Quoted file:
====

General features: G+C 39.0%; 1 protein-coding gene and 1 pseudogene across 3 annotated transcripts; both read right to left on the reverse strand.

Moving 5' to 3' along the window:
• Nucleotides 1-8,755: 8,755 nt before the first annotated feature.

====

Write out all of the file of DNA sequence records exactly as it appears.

General features: G+C 39.0%; 1 protein-coding gene and 1 pseudogene across 3 annotated transcripts; both read right to left on the reverse strand.

Moving 5' to 3' along the window:
• Nucleotides 1-8,755: 8,755 nt before the first annotated feature.